Washing wine yeast from first racking?

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Henco

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Hi Guys, I am very new to cider making and have recently started washing my yeast, my father in law has recently started making his own wine. I told my father in law about it and now we are both wondering if he should consider washing his wine yeast. I have read that apparently the higher alcohol content of wine might be detrimental to this idea, my question is thus: what about washing the yeast from your first racking? Assuming the alcohol content would not be so high yet as fermentation is still ongoing?
Have any of you done this?
Note: courier costs to get proper yeast is a big motivation here. Yeast may be cheap, getting it to us, a different matter.
 

Seamonkey84

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You could do that... but the modern techniques/protocols for wine/mead making says to not remove the yeast colony until the ferment is done. If you have solid fruits or if you started the batch in a bucket, the first racking is just to remove the fruit and get it into a carboy just before it’s done. But you should actually stir it a bit before you rack, so the yeast goes in and gets to finish the job. Then once it’s done fermenting and starts to clear, that when I rack off the bulk lees.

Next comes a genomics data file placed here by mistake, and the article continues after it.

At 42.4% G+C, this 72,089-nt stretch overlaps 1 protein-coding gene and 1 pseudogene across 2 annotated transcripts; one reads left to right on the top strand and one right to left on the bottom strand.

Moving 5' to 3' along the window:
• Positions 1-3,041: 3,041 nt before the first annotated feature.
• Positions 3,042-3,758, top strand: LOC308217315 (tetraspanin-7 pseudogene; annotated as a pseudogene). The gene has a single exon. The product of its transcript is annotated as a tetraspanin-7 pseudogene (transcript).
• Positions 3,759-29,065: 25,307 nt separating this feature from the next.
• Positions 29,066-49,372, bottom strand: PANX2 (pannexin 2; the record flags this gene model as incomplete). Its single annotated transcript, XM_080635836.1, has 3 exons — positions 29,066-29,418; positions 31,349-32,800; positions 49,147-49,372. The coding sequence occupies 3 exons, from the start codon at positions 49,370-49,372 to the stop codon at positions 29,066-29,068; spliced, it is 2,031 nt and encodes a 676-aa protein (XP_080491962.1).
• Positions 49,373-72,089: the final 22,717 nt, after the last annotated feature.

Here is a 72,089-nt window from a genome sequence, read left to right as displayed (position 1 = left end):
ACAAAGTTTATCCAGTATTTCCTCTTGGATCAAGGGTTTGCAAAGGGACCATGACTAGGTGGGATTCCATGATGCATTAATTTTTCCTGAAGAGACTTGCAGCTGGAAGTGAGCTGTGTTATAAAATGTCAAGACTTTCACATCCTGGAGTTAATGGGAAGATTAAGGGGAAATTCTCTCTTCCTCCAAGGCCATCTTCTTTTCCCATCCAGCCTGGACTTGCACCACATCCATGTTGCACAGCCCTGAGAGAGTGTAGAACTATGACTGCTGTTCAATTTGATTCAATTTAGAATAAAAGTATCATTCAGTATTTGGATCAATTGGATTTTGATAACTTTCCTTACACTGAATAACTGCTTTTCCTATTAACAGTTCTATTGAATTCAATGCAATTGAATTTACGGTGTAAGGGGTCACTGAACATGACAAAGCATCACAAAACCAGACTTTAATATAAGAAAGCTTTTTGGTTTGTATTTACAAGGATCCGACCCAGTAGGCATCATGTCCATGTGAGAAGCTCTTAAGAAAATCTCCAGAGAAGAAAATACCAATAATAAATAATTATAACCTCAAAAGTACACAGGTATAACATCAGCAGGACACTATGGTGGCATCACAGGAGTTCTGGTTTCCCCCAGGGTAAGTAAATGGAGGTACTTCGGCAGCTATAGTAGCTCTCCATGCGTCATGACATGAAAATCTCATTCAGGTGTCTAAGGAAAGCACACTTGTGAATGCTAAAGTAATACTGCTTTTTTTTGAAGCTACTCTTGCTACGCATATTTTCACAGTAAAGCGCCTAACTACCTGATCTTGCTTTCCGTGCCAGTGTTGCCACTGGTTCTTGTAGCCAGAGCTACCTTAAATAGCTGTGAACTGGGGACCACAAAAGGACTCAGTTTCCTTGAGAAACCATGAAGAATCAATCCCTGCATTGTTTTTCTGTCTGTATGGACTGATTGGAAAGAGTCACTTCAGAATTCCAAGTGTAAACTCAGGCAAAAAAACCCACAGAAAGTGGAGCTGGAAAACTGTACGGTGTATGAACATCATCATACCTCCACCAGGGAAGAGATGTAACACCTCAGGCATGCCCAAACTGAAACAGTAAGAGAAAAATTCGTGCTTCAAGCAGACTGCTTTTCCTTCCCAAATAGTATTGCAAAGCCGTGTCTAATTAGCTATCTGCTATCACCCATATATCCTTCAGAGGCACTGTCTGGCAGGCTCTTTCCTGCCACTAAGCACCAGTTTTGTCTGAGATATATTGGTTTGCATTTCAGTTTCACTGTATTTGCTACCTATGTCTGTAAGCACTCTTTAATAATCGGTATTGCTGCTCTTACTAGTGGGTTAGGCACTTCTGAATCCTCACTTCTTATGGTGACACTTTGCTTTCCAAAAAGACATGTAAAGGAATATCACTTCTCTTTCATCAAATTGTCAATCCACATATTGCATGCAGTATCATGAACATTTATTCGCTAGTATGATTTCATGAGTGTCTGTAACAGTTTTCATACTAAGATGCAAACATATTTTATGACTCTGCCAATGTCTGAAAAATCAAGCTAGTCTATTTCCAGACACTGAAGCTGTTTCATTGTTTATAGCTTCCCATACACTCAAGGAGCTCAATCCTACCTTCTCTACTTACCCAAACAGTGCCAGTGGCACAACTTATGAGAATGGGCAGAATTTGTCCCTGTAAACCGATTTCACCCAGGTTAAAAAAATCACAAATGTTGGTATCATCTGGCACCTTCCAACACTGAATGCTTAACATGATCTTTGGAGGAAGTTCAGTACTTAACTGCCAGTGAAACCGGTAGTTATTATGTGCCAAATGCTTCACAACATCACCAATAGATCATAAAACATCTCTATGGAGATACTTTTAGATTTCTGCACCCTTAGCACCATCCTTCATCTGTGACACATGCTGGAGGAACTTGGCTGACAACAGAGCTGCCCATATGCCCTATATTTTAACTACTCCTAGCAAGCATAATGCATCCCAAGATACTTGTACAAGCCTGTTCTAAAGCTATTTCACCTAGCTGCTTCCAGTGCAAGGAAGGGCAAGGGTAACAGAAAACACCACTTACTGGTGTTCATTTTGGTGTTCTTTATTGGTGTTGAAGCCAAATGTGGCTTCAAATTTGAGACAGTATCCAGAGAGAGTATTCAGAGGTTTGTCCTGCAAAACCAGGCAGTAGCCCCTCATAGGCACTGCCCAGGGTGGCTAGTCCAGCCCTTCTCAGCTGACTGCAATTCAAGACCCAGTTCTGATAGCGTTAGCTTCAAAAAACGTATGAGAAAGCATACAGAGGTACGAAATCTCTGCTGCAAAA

As long as you’re not making an extremely high abv batch, you should be fine just pitching into the lees. Wash it only if what you want to make is a much lighter flavor.
 

bernardsmith

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Hi Henco - and welcome. Just thinking aloud here. Brewers tend to wash their yeast because ...why? perhaps because the yeast is covered with hops and with adjuncts from one batch that they don't want in the next batch? OK but if you are making wine and the this batch is a red wine and the next batch is a red wine do you really need to wash the yeast? All you need to do is add your must atop the lees from the previous batch - and note: that's how lemon-ade wine was designed (AKA Skeeter Pee) . Indeed, there is a variant of that method used indigenously, when making the Ethiopian mead known as t'ej. Traditionally wine makers would simply hold back a cup or so of the mead from the current batch and add that to the next batch and the yeast in that cup or so would be enough to ferment the second batch.

And then there is thinking outside the box: wine makers tend not to create starters - We argue that there is really no need for a starter given the larger number of yeast cells packed for wine making... and our ability to tolerate a longer lag time than brewers can (the risk of undesired souring is a strong possibility when fermenting grains with a lengthy lag time) But what prevents you or your F-i-L from creating a starter and pitching half or a third of that starter in the current batch and saving the remainder for a second batch from which you again use to create a starter.

Of course, none of this is to argue that washing the yeast is a waste of time or energy. It's certainly one way to harvest yeast but it's not the only way.
 
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Henco